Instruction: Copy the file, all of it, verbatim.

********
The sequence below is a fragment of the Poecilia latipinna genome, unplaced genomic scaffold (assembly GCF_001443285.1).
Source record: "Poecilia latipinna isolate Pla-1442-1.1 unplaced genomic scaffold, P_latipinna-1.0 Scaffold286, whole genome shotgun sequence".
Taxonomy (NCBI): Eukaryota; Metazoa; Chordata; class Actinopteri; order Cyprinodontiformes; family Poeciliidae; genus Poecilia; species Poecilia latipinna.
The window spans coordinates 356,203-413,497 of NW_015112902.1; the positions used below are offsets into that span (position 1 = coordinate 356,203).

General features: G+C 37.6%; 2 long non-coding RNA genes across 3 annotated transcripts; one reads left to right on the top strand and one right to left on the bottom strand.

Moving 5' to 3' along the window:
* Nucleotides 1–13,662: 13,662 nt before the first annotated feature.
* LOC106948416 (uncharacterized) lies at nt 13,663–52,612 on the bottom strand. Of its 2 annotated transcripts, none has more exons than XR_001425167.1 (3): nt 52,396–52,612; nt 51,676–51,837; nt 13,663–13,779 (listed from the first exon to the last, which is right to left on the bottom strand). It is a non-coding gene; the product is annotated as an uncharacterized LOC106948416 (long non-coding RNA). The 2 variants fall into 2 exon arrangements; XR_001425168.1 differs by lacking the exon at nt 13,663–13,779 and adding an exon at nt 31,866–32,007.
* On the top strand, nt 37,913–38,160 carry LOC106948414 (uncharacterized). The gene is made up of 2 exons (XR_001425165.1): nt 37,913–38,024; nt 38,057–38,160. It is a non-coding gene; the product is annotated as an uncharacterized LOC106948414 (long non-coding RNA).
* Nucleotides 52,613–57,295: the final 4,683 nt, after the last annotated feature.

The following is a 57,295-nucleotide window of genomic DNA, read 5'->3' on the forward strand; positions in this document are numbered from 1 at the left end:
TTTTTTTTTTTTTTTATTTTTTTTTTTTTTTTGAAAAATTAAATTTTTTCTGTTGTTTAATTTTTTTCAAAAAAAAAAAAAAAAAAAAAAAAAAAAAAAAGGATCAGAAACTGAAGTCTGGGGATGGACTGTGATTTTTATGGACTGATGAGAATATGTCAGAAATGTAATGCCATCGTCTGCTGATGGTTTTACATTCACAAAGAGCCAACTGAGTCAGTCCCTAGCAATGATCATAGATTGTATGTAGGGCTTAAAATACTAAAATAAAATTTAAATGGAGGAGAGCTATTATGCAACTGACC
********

The sequence below is a fragment of the Poecilia latipinna genome, unplaced genomic scaffold (assembly GCF_001443285.1).
Source record: "Poecilia latipinna isolate Pla-1442-1.1 unplaced genomic scaffold, P_latipinna-1.0 Scaffold286, whole genome shotgun sequence".
Taxonomy (NCBI): Eukaryota; Metazoa; Chordata; class Actinopteri; order Cyprinodontiformes; family Poeciliidae; genus Poecilia; species Poecilia latipinna.
The window spans coordinates 356,203-413,497 of NW_015112902.1; the positions used below are offsets into that span (position 1 = coordinate 356,203).

General features: G+C 37.6%; 2 long non-coding RNA genes across 3 annotated transcripts; one reads left to right on the top strand and one right to left on the bottom strand.

Moving 5' to 3' along the window:
* Nucleotides 1–13,662: 13,662 nt before the first annotated feature.
* LOC106948416 (uncharacterized) lies at nt 13,663–52,612 on the bottom strand. Of its 2 annotated transcripts, none has more exons than XR_001425167.1 (3): nt 52,396–52,612; nt 51,676–51,837; nt 13,663–13,779 (listed from the first exon to the last, which is right to left on the bottom strand). It is a non-coding gene; the product is annotated as an uncharacterized LOC106948416 (long non-coding RNA). The 2 variants fall into 2 exon arrangements; XR_001425168.1 differs by lacking the exon at nt 13,663–13,779 and adding an exon at nt 31,866–32,007.
* On the top strand, nt 37,913–38,160 carry LOC106948414 (uncharacterized). The gene is made up of 2 exons (XR_001425165.1): nt 37,913–38,024; nt 38,057–38,160. It is a non-coding gene; the product is annotated as an uncharacterized LOC106948414 (long non-coding RNA).
* Nucleotides 52,613–57,295: the final 4,683 nt, after the last annotated feature.

The following is a 57,295-nucleotide window of genomic DNA, read 5'->3' on the forward strand; positions in this document are numbered from 1 at the left end:
TTTTTTTTTTTTTTTATTTTTTTTTTTTTTTTGAAAAATTAAATTTTTTCTGTTGTTTAATTTTTTTCAAAAAAAAAAAAAAAAAAAAAAAAAAAAAAAAGGATCAGAAACTGAAGTCTGGGGATGGACTGTGATTTTTATGGACTGATGAGAATATGTCAGAAATGTAATGCCATCGTCTGCTGATGGTTTTACATTCACAAAGAGCCAACTGAGTCAGTCCCTAGCAATGATCATAGATTGTATGTAGGGCTTAAAATACTAAAATAAAATTTAAATGGAGGAGAGCTATTATGCAACTGACC